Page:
High West Distillery's The Barreled Boulevardier is named after the eponymous cocktail invented by Erskine Gwynne. During Prohibition, Gwynne moved to Paris and began writing a monthly publication called The Boulevardier, which catered toward expatriates and was patterned after The New Yorker. The magazine's contributors included literary notables such as Ernest Hemingway, Thomas Wolfe, and Sinclair Lewis, and included full-page cocktail recipes in the back. "Gwynne made his cocktail with one-part Campari, one-part Italian vermouth, and one-part bourbon," says Perkins. "Ours is a little more whiskey-forward."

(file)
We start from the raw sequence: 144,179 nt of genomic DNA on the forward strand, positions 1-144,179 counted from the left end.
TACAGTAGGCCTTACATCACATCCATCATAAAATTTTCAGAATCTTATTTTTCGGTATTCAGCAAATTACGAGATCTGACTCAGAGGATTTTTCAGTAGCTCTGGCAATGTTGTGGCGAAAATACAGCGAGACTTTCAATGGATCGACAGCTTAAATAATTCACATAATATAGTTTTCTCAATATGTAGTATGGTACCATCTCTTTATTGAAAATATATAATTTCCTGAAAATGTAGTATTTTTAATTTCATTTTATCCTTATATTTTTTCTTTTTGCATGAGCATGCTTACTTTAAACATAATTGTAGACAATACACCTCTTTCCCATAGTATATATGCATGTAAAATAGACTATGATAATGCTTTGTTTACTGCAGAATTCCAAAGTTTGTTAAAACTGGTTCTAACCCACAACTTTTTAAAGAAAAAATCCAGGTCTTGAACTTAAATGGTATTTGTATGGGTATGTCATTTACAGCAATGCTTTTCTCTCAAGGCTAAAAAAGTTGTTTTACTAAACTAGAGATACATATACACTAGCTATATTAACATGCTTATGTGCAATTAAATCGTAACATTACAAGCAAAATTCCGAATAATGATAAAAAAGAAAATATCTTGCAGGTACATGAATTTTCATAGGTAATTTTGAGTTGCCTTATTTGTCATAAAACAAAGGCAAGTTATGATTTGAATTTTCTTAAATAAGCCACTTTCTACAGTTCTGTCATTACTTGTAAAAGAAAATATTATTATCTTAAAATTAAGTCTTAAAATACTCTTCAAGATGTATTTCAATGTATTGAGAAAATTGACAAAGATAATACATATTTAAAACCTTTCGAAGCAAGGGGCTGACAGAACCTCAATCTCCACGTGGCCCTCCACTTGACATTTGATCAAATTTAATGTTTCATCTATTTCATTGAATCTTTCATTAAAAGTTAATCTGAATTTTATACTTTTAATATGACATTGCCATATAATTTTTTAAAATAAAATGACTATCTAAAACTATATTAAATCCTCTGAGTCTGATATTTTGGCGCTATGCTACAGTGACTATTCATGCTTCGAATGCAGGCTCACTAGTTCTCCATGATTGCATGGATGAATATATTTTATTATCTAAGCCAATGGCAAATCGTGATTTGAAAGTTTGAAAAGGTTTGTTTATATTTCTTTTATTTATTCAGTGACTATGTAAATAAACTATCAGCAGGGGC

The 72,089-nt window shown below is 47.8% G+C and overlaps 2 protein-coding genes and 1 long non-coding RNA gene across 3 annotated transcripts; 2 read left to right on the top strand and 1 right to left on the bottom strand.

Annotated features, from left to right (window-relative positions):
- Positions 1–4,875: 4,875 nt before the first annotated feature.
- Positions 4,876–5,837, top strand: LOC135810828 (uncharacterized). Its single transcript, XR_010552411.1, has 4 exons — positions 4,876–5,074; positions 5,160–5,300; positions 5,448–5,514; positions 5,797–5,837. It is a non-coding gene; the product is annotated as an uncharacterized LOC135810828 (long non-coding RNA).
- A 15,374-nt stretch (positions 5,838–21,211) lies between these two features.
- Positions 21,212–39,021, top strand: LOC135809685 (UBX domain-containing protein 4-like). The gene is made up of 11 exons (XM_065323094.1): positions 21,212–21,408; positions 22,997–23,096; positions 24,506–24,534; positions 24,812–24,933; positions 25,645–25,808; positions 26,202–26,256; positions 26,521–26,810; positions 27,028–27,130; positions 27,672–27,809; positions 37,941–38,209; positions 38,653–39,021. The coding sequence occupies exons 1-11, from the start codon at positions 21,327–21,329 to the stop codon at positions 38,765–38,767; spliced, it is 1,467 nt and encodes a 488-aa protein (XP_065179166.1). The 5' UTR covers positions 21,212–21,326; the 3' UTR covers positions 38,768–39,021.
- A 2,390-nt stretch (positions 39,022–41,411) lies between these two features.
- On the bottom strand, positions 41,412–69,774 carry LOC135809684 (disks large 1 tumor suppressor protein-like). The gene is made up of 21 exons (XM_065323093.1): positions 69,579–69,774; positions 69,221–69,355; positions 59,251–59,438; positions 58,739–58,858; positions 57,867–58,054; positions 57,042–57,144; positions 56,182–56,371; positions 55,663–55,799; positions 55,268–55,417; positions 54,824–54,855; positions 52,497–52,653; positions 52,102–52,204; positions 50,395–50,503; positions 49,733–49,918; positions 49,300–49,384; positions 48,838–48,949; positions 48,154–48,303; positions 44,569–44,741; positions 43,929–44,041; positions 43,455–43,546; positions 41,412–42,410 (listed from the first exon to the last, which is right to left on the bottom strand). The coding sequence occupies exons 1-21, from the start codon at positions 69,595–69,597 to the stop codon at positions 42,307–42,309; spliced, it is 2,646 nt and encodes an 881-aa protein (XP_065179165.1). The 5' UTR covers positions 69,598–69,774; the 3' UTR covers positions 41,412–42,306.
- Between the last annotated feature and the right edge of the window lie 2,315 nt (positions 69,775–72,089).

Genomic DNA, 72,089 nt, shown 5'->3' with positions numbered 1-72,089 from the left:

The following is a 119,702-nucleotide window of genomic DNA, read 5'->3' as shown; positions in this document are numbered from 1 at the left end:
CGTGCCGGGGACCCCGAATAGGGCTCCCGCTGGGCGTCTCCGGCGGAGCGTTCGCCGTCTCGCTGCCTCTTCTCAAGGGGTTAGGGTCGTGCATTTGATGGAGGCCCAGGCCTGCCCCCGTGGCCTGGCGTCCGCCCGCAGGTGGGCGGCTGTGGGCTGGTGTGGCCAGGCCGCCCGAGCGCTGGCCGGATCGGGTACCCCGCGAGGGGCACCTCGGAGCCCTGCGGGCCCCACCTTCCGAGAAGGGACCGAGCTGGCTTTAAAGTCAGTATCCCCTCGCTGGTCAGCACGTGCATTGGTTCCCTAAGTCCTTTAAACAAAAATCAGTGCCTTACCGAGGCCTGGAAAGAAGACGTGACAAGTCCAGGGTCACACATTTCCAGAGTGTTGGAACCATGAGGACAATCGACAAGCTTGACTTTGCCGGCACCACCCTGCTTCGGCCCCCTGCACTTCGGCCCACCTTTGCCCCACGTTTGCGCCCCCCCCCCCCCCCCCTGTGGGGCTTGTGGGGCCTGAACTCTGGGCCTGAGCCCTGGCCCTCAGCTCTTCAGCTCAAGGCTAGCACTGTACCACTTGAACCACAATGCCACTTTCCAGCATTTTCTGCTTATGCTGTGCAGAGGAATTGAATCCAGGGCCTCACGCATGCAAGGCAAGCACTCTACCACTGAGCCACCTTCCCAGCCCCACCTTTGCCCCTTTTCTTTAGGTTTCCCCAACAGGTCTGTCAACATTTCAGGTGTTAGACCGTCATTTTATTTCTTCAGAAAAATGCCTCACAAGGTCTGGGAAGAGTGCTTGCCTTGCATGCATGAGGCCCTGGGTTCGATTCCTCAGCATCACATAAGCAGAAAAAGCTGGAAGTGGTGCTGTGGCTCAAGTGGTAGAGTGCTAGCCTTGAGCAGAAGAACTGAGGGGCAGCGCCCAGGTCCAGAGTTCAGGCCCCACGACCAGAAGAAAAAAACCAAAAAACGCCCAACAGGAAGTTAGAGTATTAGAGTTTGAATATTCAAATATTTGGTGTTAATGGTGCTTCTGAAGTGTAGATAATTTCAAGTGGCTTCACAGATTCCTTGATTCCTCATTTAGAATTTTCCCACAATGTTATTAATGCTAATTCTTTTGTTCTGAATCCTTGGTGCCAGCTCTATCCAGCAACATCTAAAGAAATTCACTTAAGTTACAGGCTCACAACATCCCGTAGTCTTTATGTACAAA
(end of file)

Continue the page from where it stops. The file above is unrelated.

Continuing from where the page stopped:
High West's The Barreled Boulevardier is made from a marriage of six-year old bourbon, Vya Sweet Vermouth and Gran Classico, a bitter amaro from Switzerland. Once the ingredients have been blended together, they are aged in a barrel for approximately four months. "The barrel aging adds a rich mouth feel and mellows the ingredients," says Perkins. The Barreled Boulevardier has an herbal aroma, with notes of dried cherries, sweet fruits, cinnamon, oak and roasted nuts that lead to a mellow finish with a touch of bitters. "The Boulevardier is a real delight served over ice with a twist of orange or lemon peel."